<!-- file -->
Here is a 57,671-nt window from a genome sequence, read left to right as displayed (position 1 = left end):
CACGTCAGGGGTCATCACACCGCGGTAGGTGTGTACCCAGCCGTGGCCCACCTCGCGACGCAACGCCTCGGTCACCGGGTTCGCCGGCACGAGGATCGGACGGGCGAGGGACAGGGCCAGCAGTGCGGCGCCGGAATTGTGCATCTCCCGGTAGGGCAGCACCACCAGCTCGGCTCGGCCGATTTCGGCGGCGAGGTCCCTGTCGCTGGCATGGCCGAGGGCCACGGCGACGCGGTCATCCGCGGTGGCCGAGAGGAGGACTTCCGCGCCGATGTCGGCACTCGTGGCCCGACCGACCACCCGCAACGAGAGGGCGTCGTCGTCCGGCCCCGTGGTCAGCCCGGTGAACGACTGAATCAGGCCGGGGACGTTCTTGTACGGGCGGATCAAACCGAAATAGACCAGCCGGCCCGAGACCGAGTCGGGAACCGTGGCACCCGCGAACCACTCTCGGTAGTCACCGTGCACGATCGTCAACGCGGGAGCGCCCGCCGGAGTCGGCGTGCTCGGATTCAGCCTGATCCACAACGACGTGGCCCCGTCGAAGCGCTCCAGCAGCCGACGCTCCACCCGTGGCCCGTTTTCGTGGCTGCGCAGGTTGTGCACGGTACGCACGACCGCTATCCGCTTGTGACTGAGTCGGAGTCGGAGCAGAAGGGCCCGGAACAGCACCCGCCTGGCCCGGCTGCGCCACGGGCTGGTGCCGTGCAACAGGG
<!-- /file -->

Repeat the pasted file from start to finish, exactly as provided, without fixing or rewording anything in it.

Here is a 57,671-nt window from a genome sequence, read left to right as displayed (position 1 = left end):
CACGTCAGGGGTCATCACACCGCGGTAGGTGTGTACCCAGCCGTGGCCCACCTCGCGACGCAACGCCTCGGTCACCGGGTTCGCCGGCACGAGGATCGGACGGGCGAGGGACAGGGCCAGCAGTGCGGCGCCGGAATTGTGCATCTCCCGGTAGGGCAGCACCACCAGCTCGGCTCGGCCGATTTCGGCGGCGAGGTCCCTGTCGCTGGCATGGCCGAGGGCCACGGCGACGCGGTCATCCGCGGTGGCCGAGAGGAGGACTTCCGCGCCGATGTCGGCACTCGTGGCCCGACCGACCACCCGCAACGAGAGGGCGTCGTCGTCCGGCCCCGTGGTCAGCCCGGTGAACGACTGAATCAGGCCGGGGACGTTCTTGTACGGGCGGATCAAACCGAAATAGACCAGCCGGCCCGAGACCGAGTCGGGAACCGTGGCACCCGCGAACCACTCTCGGTAGTCACCGTGCACGATCGTCAACGCGGGAGCGCCCGCCGGAGTCGGCGTGCTCGGATTCAGCCTGATCCACAACGACGTGGCCCCGTCGAAGCGCTCCAGCAGCCGACGCTCCACCCGTGGCCCGTTTTCGTGGCTGCGCAGGTTGTGCACGGTACGCACGACCGCTATCCGCTTGTGACTGAGTCGGAGTCGGAGCAGAAGGGCCCGGAACAGCACCCGCCTGGCCCGGCTGCGCCACGGGCTGGTGCCGTGCAACAGGG